The new strategy, outlined in a roughly 100-page plan, is the product of nearly two months of work by the White House’s coronavirus response team and consultations with dozens of external experts, public health officials and governors. White House officials met with Biden several times as they crafted the new strategy, which the President had signed off on ahead of its upcoming release.
“He was very focused on getting it right and being clear with the American people on where we are, the tools we have and what they could expect — even from an unpredictable virus,” an administration official said.
The plan will acknowledge an understanding that “Covid is unpredictable, but clear that we don’t have to let Covid dominate our lives like it once did,” a senior administration official said. “It’s really more about preparedness and less about emergency response.”
The new strategy document draws on an internal government playbook that White House officials have crafted outlining how the government can most effectively respond to the emergence of new variants.
Officials from across the government last month put that playbook to the test, holding a multi-hour tabletop exercise on video conference involving a fictional variant that led to a spike in cases and increased strain on the nation’s hospitals, the senior administration official said.
The exercise involved nearly two-dozen officials from the White House, US Centers for Disease Control and Prevention, Department of Health and Human Services, Food and Drug Administration, National Institutes of Health, the Department of Defense and the Federal Emergency Management Agency.
The exercise focused on both the government’s immediate and longer-term response to a new variant, focused on assessing the new variant’s transmissibility, severity and response to existing vaccines as well as how government agencies would spring into action to respond — from issuing public health guidance to shipping new masks, tests and treatments across the country.
White House officials carefully documented their response to the Omicron variant and the subsequent spike in cases, eager to memorialize what went right and improve on other aspects of the response.
The White House faced fierce criticism about insufficient testing capacity in the country as the Omicron surge coincided with the holiday season, forcing the administration to scramble to secure more rapid at-home antigen tests to ship to Americans.
The senior official, who described the exercise and the internal playbook on condition of anonymity, said they built on lessons the government learned during the emergence of the Omicron variant and will allow the government to “more quickly” deploy items like free high-quality masks and tests in the event of another variant.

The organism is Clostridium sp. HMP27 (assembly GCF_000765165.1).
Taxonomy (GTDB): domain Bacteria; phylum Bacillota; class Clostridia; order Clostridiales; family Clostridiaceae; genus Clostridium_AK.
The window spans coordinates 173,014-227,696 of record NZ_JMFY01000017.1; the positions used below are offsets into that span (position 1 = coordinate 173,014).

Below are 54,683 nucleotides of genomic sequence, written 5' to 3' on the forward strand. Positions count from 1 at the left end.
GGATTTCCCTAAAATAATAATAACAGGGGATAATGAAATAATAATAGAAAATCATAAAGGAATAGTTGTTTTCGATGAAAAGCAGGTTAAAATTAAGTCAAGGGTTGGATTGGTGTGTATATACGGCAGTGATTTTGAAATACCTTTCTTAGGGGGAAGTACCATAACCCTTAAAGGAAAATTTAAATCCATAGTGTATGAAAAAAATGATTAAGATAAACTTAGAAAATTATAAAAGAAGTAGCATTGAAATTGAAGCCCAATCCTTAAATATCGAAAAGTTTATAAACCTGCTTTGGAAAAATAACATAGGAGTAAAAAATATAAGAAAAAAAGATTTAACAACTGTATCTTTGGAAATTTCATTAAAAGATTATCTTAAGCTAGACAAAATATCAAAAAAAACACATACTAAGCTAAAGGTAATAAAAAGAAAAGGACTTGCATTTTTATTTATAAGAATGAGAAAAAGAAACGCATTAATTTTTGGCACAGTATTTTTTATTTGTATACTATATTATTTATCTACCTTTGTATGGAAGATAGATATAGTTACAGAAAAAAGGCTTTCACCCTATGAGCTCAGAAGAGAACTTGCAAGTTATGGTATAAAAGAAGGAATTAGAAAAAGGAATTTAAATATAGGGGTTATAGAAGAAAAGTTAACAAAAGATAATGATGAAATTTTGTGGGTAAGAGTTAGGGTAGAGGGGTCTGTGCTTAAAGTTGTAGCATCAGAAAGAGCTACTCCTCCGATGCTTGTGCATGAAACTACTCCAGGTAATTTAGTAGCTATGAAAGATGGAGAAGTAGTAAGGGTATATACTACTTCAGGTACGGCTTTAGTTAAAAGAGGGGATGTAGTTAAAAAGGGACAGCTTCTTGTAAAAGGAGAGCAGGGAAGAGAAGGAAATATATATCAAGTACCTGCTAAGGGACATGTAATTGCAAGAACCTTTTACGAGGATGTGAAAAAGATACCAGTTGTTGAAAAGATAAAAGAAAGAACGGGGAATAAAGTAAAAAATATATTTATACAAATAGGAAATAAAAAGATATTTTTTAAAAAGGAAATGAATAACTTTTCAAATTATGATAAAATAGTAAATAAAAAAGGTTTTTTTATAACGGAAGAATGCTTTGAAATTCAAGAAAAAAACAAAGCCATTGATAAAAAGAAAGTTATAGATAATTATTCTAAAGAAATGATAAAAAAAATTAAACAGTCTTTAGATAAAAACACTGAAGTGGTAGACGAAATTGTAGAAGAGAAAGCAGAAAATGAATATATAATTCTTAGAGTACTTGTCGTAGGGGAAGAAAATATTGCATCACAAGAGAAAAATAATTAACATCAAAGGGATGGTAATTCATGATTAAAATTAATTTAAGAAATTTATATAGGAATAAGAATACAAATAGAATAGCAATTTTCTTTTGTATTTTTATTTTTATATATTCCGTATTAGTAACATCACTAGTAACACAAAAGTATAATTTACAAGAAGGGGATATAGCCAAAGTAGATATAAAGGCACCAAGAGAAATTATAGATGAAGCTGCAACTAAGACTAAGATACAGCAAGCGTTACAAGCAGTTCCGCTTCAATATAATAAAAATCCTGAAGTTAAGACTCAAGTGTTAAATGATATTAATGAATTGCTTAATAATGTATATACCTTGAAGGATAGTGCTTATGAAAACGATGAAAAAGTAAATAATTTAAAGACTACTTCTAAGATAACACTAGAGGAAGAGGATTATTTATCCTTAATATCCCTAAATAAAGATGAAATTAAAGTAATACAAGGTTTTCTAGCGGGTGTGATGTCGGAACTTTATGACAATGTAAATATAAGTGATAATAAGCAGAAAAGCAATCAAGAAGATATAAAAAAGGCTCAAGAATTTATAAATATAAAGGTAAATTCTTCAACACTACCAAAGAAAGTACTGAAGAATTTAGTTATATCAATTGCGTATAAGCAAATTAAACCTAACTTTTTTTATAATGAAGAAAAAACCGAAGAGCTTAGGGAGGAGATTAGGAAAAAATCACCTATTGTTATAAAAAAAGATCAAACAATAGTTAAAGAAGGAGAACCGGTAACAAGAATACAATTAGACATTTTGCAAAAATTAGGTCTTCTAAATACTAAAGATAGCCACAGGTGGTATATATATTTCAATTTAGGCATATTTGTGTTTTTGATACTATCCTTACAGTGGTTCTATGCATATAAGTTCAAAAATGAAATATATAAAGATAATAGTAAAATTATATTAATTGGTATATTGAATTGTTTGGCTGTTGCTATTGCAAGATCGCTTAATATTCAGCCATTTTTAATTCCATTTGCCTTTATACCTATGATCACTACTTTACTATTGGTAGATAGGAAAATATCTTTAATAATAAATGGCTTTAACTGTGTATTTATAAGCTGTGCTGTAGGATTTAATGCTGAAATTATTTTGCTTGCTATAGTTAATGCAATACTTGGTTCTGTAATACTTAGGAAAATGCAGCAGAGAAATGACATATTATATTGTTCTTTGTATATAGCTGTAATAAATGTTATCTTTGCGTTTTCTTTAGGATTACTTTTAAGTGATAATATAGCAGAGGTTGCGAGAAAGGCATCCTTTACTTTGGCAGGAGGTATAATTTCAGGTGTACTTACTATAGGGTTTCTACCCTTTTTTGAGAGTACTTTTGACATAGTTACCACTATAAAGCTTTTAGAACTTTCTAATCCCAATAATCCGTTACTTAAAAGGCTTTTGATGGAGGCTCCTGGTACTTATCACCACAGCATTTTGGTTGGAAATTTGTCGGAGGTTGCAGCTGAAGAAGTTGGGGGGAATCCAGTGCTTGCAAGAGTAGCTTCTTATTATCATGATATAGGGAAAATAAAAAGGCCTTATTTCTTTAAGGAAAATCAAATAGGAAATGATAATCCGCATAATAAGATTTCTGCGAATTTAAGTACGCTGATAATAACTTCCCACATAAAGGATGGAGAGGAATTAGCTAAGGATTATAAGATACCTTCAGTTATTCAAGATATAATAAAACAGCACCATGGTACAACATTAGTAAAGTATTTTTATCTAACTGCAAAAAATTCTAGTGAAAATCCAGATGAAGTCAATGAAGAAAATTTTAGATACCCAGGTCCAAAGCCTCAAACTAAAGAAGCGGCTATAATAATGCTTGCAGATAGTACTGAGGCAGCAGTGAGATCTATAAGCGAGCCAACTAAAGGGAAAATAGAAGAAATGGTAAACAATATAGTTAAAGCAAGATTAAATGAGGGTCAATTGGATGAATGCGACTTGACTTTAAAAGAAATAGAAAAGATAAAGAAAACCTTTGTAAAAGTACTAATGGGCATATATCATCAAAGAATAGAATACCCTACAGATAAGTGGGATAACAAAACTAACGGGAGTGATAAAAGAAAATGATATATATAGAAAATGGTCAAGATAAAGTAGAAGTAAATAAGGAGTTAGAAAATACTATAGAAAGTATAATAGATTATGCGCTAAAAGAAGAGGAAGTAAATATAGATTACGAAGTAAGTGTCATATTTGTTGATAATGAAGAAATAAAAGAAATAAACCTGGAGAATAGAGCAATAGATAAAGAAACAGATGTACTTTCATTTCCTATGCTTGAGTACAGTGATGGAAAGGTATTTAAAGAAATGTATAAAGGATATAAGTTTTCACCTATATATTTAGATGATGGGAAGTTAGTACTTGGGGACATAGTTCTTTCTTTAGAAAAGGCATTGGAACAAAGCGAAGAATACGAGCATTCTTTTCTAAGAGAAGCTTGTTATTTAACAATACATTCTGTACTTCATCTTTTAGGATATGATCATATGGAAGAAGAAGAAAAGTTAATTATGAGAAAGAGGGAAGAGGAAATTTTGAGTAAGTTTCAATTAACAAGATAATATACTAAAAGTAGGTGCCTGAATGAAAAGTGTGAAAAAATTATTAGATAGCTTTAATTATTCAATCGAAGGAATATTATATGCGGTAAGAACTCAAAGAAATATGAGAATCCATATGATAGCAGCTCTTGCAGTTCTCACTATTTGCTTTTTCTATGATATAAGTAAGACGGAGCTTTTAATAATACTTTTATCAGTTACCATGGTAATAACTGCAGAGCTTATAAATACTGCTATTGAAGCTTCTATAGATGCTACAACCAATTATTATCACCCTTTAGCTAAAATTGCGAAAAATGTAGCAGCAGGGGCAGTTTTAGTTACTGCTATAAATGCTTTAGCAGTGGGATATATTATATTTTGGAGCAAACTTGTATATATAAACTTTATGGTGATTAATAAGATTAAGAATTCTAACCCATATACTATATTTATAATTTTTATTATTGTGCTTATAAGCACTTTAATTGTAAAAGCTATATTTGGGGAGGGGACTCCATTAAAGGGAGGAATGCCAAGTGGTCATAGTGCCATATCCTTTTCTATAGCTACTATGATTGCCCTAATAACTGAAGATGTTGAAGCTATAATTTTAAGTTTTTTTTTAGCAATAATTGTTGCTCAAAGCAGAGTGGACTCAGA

The goal of developing a playbook and testing it out in a tabletop exercise was to “institutionalize” aspects of the government’s response, like rapidly surging masks, tests, therapeutics and vaccines to areas in need. The new strategy relies on ensuring the government has stockpiles of those items ready to deploy in the event of a new, game-changing variant.
The government’s new strategy will be released days after the CDC established new metrics for assessing community risk to the coronavirus, assessing that more than 70% of the US population now lives in areas with low or medium Covid-19 community levels and no longer need to wear masks indoors.
The new strategy will not prescribe changes to the federal policy requiring masks on planes and trains, nor will it call for changes to the requirement that international travelers present a negative coronavirus test before entering the US, the senior administration official said.
Administration officials stressed that the US is now prepared to adapt a new, less disruptive strategy for responding to the coronavirus due to higher levels of vaccination, reduced risk of serious illness and an increased availability of effective therapeutics to treat Covid-19.
“The big thing moving forward is that we have the tools, we have worked hard as an administration and as the American people to protect ourselves, to move forward to where Covid doesn’t dictate how we live anymore,” the senior administration official said. “It’s because of all this hard work that we can move forward.”
This story has been updated with additional details Tuesday.